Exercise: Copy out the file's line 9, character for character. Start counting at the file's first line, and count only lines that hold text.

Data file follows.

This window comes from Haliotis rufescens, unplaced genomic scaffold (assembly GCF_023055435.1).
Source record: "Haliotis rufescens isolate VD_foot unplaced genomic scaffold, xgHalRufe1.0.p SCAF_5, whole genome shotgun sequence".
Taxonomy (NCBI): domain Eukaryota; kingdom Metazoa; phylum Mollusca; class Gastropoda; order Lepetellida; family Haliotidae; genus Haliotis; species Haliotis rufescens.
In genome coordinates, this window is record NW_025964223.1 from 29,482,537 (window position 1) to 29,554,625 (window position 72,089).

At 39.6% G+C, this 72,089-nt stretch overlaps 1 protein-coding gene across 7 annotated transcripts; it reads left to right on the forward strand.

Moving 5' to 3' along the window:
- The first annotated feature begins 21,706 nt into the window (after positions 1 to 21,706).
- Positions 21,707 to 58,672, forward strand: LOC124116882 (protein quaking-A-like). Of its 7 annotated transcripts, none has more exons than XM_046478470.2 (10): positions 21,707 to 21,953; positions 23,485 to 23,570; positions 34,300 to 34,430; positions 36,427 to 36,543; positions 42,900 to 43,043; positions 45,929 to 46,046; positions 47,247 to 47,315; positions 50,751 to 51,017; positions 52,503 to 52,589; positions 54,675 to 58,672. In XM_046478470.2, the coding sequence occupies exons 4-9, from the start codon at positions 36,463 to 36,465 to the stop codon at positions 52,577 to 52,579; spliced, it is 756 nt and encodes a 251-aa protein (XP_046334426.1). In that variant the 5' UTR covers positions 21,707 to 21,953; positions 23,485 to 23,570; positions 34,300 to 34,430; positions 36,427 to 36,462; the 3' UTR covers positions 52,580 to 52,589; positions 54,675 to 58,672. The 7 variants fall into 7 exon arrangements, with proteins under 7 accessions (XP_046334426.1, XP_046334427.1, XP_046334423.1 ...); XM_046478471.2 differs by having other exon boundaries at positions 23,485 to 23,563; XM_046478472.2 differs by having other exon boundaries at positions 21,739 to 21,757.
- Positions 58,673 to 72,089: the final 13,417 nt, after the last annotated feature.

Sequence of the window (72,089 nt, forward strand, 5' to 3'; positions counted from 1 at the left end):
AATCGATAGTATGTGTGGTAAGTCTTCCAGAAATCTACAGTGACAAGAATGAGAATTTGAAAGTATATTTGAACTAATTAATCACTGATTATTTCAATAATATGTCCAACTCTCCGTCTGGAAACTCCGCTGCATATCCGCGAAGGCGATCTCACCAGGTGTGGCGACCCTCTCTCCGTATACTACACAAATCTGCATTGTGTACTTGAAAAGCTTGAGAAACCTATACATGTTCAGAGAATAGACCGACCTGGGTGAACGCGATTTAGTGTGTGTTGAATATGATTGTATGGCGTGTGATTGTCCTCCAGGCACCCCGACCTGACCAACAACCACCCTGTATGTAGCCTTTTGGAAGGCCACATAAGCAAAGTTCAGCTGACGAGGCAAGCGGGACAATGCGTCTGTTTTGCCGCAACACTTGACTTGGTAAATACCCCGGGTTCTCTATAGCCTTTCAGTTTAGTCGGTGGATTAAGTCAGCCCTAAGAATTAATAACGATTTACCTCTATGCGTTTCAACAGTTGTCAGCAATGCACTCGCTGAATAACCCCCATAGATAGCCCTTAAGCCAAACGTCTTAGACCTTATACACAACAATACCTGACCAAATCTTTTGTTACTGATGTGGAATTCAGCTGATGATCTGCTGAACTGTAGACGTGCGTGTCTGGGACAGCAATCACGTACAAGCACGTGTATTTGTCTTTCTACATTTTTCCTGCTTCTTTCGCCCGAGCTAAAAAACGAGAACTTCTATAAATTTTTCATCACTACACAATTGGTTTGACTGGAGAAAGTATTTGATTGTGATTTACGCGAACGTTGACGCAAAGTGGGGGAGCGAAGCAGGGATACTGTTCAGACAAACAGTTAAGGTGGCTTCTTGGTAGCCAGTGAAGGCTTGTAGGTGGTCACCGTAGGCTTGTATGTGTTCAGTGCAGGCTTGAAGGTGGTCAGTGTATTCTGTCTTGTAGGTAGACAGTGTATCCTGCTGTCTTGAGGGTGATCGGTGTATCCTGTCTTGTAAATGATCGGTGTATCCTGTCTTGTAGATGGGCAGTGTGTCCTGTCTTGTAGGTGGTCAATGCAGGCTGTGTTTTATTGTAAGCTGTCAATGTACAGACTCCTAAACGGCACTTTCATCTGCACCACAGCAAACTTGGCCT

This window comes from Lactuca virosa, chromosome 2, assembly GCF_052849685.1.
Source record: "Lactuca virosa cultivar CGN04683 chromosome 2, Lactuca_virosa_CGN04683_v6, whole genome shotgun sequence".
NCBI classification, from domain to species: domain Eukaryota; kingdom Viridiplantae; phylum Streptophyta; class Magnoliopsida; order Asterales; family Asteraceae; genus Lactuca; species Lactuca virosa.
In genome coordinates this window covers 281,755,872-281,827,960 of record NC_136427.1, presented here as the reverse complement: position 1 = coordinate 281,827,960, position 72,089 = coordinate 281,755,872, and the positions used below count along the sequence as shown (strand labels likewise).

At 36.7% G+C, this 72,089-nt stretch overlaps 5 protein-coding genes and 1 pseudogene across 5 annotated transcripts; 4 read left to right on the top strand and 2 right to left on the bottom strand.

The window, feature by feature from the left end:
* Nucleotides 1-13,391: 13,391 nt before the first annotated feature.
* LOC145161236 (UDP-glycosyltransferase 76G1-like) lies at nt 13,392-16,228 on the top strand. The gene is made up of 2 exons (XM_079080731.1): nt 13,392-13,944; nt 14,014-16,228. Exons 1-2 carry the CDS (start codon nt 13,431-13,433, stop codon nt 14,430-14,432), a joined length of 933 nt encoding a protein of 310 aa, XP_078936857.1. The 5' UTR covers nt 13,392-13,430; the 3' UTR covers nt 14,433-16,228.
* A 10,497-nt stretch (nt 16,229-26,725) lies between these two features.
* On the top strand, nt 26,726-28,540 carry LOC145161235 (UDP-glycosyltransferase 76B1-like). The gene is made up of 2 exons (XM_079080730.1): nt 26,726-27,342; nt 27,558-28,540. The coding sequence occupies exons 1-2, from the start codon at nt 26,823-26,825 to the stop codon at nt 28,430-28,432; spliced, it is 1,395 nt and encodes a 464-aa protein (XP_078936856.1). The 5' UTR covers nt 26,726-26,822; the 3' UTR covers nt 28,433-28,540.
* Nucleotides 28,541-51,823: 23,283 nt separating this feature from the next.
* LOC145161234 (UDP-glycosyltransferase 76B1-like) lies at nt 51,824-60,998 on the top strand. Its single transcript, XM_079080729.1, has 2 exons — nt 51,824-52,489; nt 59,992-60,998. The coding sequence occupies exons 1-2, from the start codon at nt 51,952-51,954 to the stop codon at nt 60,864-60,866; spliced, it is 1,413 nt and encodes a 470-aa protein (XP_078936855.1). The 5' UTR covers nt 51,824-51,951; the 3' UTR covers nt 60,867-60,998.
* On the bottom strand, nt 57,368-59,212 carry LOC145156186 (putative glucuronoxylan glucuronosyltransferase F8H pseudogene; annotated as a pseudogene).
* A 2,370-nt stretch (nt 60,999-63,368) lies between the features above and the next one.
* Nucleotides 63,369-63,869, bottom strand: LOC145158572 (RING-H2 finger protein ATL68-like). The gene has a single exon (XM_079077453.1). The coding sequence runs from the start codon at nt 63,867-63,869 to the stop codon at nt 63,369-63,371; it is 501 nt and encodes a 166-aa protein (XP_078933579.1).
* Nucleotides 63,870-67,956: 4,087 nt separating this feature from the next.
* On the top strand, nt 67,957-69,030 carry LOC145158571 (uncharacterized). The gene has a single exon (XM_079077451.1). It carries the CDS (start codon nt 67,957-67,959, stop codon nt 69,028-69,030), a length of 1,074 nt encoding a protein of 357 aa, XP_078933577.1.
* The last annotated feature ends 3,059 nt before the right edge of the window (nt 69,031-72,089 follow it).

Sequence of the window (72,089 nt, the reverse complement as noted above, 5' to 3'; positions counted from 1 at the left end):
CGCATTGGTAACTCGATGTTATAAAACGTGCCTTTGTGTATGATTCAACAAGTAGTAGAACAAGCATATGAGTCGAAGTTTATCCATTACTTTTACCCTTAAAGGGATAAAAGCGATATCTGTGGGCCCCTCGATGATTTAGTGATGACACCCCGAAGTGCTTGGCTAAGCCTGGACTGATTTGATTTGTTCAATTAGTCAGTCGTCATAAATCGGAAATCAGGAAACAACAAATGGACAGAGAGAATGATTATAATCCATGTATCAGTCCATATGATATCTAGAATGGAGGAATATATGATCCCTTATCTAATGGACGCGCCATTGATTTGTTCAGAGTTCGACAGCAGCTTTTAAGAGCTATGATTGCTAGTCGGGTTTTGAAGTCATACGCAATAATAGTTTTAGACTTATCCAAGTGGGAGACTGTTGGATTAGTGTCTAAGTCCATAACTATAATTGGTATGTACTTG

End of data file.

- Positions 58,673 to 72,089: the final 13,417 nt, after the last annotated feature.